A Windows Package Manager (featuring Hugo, Figlet, and Ruby)

Updated  2023-March-17 ☘️

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2022-November-27  As of today, this evolving⁠[1] article has been on the web for 2 years.🎂🎂

What is scoop

Scoop is a Windows package manager that is run at a command line. You can use it to install, update, and uninstall command-⁠line and GUI Windows apps. Details are at


Alternatives to scoop

Other Windows package managers include…

For a comparison of Scoop and these alternatives, see Chocolatey and Winget Comparison in the Scoop Wiki.


Installing scoop

To install Scoop, follow the instructions at



Running scoop commands

To run a scoop command, such as scoop update *, you need to be at a command-line prompt. Since scoop is fundamentally a PowerShell script, I recommend running it from a PowerShell prompt (rather than a CMD⁠[3] or Git Bash prompt).⁠[4]


Example 1: Install hugo

To find out what, if any, variations of an app are available through scoop, you can use scoop’s search command. For example, you can use the following to search for the string hugo. (Hugo is the command-line static site generator used by Infinite Ink.)

scoop search hugo

This displays something like this:

'main' bucket:
    hugo-extended (0.n.m)
    hugo (0.n.m)

where 0.n.m is something like newest packaged version of Hugo.


2. Install

To install hugo-extended, run this:

scoop install hugo-extended

Or, to install hugo (unextended), run this:

scoop install hugo

Both extended Hugo and unextended Hugo are named hugo.exe on Windows.[5]


3. Shim and executable paths

Thanks to scoop’s magic the hugo command (which is actually a shim) will now be on your path and ready to use. To find out which directory the hugo shim is in, run one of the following commands.

  • In PowerShell, run:

  • In a Unix-like shell such as Git Bash, run:

    • which hugo

  • In CMD⁠[3] or Git Bash, run:

    • where hugo


To find out which directory the actual hugo.exe is in, run this if you installed hugo-⁠extended:

scoop prefix hugo-extended

Or, this if you installed hugo:

scoop prefix hugo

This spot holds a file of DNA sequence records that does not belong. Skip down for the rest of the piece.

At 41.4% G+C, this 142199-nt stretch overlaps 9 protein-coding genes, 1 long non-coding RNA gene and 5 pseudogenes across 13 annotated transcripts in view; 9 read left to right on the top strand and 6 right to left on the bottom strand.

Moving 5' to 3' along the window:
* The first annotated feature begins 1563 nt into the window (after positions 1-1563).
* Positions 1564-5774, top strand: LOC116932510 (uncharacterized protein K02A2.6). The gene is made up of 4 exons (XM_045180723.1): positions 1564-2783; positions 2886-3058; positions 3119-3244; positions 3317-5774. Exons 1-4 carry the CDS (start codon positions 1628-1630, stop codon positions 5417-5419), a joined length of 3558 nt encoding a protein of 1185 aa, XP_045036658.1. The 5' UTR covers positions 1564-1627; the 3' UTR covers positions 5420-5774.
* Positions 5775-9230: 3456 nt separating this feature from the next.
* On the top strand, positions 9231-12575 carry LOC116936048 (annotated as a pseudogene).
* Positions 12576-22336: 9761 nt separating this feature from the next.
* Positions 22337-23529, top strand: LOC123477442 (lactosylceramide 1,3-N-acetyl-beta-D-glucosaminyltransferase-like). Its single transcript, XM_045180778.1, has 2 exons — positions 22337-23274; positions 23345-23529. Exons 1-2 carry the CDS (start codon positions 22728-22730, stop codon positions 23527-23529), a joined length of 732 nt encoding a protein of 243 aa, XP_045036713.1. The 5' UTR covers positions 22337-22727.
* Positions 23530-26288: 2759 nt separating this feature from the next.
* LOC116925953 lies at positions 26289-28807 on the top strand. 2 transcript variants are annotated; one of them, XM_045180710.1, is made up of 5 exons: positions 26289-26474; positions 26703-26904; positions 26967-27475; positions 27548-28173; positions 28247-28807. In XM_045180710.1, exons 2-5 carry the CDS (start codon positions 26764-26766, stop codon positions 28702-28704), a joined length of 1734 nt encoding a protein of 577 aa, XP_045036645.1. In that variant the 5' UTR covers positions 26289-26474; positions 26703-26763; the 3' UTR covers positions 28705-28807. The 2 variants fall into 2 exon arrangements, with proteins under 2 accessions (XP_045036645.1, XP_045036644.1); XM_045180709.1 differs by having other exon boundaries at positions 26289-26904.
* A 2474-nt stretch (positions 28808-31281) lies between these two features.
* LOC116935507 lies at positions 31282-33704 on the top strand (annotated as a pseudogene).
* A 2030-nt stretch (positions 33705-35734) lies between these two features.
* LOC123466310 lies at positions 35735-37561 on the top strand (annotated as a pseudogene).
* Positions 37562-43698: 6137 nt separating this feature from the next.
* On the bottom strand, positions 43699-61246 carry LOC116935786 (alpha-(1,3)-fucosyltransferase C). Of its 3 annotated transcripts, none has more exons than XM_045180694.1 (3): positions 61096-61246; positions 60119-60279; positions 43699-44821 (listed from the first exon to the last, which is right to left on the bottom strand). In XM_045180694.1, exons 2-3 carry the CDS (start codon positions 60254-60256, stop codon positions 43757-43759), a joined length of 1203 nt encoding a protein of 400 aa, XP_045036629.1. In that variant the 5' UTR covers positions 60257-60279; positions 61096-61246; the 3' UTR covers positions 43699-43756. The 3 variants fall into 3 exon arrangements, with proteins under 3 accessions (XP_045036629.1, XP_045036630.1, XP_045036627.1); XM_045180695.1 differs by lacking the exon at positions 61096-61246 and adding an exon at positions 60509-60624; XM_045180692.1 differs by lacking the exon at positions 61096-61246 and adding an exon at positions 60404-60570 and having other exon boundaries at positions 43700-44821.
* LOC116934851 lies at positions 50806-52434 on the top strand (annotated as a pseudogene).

In order for hugo to be on your path after using scoop install hugo or scoop install hugo-extended, you may need to relaunch your terminal emulator.

If you run scoop commands from a PowerShell prompt, this should not be an issue. But, be aware that needing to relaunch your terminal (and other weird things) can happen if you run scoop at a CMD⁠[3] or Git Bash prompt.


Example 2: Update hugo

1. Search

Before you use scoop to update an app, make sure scoop knows about the latest version by running this:

scoop search hugo

On 2020-November-27, this was displayed on my system:

'main' bucket:
    hugo-extended (0.78.2)
    hugo (0.78.2)

Thanks to, I knew that v0.79.0 had been released so I did the following.

2. Update scoop and scoop’s app manifests

To update scoop’s local app manifests (and update scoop itself), run this:

scoop update

On 2020-November-27, my system displayed something like this:

Updating Scoop…​
Updating 'extras' bucket…​
Updating 'main' bucket…​
* e6f097b4c hugo: Update to version 0.79.0                              2 hours ago
* 11f48741c hugo-extended: Update to version 0.79.0                     2 hours ago

3. Search again

To make sure scoop is ready to install the latest version, search again:

scoop search hugo

After running the above scoop update command, my system displayed this:

'main' bucket:
    hugo-extended (0.79.0)
    hugo (0.79.0)

4. Update

To update, run this:

scoop update hugo-extended

This displays something like this:

hugo-extended: 0.78.2 -> 0.79.0
Updating one outdated app:
Updating 'hugo-extended' (0.78.2 -> 0.79.0)
Downloading new version
Downloading (38.5 MB)...
Checking hash of ... ok.
Uninstalling 'hugo-extended' (0.78.2)
Removing shim for 'hugo'.
Unlinking ~\scoop\apps\hugo-extended\current
Installing 'hugo-extended' (0.79.0) [64bit]
Loading from cache
Extracting ... done.
Linking ~\scoop\apps\hugo-extended\current => ~\scoop\apps\hugo-extended\0.79.0
Creating shim for 'hugo'.
'hugo-extended' (0.79.0) was installed successfully!

5. Test

To make sure you’ve got the latest version installed, run:

hugo version

On 2020-November-27, the following was displayed on my system.